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Supporting Healthy Ageing

Ageing Well: 8 Essential Questions to Assess Healthy Ageing

Supporting an elderly individual, be it a client or a family member, is both a privilege and a responsibility. As they journey into their later years, ensuring their well-being becomes paramount. The Department of Families, Fairness and Housing highlights eight attributes crucial for healthy ageing.

Here's a streamlined checklist based on these recommendations to help you gauge and improve the health and happiness of the older people in your care and in your life. It is helpful for both aged care workers and family members.

1. Positive Outlook and Resilience:
Do they maintain a positive attitude, find joy in daily life, and adapt to life's changes?


  • Consider therapy for cognitive shifts in mindset.
  • Introduce simple pleasures weekly, like dining at a favourite spot or spending time with people they really enjoy chatting to.

2. Purpose and Autonomy:
Do they feel a sense of purpose, play significant social roles, and have autonomy over their decisions?


Engage with experts to help make crucial decisions, from finances to personal choices.

  • There are so many opportunities for volunteering. Find something they are passionate about and/or something extremely local and easy to get to. If they can’t leave the house, bring the task to them e.g. maybe they could do some admin support for a local pre school, charity or community centre.

3. Respect and Recognition:
Are they recognized as valued community members?


Encourage meaningful conversations, solicit their opinions, and truly listen.

  • You can change interactions with an older person ever so slightly by asking their opinion on things they have expertise or hearing their life experience.
  • You can ask how they would approach certain situations in life. There is nothing like feeling like people are valuing your opinion and listening to you.

4. Social Ties:
Do they maintain a balanced mix of family and friend connections?


  • Facilitate connections with distant relatives or friends through technology like FaceTime.
  • Introduce them to texting or social media for updates from family (especially the younger generation).

5. Connection to the Modern World:

Are they updated and engaged with societal happenings?


  • Make sure they have access to listen, view or watch news and current affairs shows
  • Give them access to books, if they are vision impaired introduce them to the wonderful world of audio books
  • Help them attend events with interesting speakers put on by the local community
  • Introduce them to podcasts or Youtube and help them subscribe to shows they may like
  • Speak to them about what is happening in the world and any big world events, report back on things you are interested in.

6. Safety and Freedom of Choice:
Do they feel safe and financially stable at home, and do they have the freedom to live as they desire?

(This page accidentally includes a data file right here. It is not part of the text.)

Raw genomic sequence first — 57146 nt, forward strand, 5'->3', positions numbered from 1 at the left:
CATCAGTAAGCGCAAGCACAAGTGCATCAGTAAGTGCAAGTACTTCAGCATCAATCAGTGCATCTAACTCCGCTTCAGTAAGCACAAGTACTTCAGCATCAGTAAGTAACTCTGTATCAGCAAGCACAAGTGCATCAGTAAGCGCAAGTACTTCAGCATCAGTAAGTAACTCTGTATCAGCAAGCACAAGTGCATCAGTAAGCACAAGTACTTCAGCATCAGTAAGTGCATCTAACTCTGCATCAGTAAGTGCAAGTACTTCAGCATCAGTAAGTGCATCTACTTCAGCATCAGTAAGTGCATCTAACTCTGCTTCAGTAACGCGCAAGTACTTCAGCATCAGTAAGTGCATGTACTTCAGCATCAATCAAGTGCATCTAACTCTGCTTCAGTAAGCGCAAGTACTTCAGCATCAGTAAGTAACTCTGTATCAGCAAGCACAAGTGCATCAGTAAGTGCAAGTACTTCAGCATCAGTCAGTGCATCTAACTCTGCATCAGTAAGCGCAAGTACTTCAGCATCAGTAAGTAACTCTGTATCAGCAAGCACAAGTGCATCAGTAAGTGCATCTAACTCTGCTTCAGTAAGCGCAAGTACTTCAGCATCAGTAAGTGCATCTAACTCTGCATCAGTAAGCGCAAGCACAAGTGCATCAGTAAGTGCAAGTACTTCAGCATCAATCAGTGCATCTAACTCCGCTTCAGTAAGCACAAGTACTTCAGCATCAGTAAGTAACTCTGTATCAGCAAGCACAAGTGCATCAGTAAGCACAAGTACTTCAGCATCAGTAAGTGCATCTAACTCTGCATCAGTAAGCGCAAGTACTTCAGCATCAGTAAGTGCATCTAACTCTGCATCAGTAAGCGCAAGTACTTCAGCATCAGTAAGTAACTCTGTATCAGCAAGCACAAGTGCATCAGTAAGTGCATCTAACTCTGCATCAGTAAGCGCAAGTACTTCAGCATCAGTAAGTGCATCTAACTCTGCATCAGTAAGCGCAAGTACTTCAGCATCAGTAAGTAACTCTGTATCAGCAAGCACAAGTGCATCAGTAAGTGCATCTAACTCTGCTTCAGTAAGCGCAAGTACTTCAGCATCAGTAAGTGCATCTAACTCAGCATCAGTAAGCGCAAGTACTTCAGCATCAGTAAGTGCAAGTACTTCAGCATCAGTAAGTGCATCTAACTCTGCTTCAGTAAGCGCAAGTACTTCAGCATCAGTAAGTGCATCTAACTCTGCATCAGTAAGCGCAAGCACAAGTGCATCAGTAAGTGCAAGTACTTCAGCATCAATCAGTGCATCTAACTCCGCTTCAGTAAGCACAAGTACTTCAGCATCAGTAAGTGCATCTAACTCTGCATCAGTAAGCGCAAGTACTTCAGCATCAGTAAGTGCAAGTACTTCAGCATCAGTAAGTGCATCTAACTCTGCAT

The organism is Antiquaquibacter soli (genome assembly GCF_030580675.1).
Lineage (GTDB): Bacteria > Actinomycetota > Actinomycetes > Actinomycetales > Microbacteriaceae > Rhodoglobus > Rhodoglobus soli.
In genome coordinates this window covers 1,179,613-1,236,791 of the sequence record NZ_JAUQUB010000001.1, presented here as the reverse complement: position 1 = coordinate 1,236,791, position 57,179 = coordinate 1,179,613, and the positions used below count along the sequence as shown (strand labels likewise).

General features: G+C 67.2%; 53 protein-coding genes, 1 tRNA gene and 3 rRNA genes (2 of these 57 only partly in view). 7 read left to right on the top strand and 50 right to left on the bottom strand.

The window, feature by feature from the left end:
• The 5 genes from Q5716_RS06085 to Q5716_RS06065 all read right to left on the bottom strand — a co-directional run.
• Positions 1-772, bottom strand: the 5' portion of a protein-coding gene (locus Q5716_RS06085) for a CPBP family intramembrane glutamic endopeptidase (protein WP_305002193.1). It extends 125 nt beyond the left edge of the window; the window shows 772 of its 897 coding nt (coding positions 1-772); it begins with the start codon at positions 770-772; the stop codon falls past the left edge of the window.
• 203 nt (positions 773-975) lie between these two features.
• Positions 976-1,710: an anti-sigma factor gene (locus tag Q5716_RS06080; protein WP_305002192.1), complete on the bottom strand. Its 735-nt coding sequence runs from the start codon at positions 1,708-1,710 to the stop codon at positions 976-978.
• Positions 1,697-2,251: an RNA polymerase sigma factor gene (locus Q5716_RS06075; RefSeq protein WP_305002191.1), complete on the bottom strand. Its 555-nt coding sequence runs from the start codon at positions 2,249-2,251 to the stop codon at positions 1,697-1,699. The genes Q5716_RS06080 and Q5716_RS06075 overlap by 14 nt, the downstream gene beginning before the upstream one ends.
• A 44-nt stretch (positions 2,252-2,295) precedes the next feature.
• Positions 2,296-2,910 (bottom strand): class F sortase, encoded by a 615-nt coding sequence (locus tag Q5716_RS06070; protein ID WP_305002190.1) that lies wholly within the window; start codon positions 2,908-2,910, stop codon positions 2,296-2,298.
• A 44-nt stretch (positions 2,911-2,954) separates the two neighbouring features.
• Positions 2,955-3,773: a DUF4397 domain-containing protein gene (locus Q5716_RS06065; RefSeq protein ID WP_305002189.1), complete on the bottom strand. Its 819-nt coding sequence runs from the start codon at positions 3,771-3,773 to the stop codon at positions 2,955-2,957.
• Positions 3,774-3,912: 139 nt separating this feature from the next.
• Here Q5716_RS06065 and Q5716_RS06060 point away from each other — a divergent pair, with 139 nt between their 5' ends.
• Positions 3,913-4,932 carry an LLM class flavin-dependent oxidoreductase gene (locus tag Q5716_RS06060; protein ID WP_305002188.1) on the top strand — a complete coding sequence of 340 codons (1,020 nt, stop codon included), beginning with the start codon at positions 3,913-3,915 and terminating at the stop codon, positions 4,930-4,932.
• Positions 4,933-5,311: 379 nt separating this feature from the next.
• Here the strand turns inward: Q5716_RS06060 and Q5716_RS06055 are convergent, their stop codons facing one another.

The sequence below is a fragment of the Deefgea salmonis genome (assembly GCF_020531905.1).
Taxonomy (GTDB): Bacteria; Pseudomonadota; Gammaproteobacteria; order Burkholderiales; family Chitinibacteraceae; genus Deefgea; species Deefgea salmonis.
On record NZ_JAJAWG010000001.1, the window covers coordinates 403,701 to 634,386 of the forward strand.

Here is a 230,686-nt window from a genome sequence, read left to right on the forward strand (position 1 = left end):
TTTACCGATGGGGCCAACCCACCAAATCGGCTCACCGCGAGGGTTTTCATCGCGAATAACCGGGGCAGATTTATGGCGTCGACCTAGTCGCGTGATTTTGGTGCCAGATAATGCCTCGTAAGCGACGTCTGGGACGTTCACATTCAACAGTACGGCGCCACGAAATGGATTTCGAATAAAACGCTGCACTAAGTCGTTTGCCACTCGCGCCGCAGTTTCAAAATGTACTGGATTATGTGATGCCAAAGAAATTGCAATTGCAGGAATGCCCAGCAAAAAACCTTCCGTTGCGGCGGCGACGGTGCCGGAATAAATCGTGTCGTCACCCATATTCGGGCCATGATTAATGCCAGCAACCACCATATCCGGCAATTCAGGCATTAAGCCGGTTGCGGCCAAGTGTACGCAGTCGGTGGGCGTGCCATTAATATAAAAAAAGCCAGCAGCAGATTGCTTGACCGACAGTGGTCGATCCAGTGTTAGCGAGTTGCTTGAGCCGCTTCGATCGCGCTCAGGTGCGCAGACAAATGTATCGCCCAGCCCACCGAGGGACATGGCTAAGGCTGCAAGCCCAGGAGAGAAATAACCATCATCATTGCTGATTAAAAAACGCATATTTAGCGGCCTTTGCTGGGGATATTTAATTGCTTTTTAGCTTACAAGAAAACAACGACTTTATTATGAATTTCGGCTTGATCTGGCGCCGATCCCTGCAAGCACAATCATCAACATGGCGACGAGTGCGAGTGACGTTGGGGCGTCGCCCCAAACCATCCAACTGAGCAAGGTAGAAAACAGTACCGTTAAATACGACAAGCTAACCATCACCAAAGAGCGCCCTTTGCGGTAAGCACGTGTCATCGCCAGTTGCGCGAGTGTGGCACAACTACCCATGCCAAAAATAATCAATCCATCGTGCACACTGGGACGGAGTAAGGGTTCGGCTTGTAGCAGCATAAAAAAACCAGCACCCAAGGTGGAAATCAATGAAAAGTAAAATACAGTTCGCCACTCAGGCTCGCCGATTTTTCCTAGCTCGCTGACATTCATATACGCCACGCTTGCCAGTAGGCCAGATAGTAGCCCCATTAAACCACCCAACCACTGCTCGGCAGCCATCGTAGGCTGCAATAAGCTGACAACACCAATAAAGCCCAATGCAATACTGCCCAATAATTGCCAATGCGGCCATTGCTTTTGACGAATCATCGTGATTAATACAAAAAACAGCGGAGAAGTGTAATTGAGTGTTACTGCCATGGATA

• Continually assess the support they require to live comfortably at home.
  • Guide them to financial advisors and potential government funding for additional assistance such as through My Aged Care.

7. Health Management:
Do they have access to and manage their health, both physical and mental?


  • Assess the GP they are currently using is the right GP for them going forward.
  • Are they good with older patients? Don’t stick with a GP simply because they have been with them for many years.
  • Is a geriatrician needed to come in and oversee their overall health?
  • Do they have access to physios, psychologist, OTs, audiologists and other allied health specialists who also have experience with older patients?

8. Mobility and Environment:
Is their environment senior-friendly, and can they navigate it comfortably?


  • Analyse their home for potential modifications to ensure they are in a safe environment.
  • Evaluate their transportation options, ensuring they're safe and accessible. Should they still drive? What public transport can they easily access?

We know this is a lot of questions to process. You may find it useful to refer to these questions when looking at an older person’s current situation and ways to improve it. Caring for older people requires understanding, compassion, and action. This checklist can serve as a guide to ensuring the best for those in their later years. Periodically revisiting these questions can be a cornerstone in paving the way for a more comfortable, fulfilling ageing process for your clients and loved ones.

To become a care or support worker, please visit www.careseekers.com.au/carer

To find disability support services, please visit www.careseekers.com.au/services/disability-support-workers

To find aged care services, please visit www.careseekers.com.au/services/aged-care-workers

To make a referral, please visit https://www.careseekers.com.au/referrals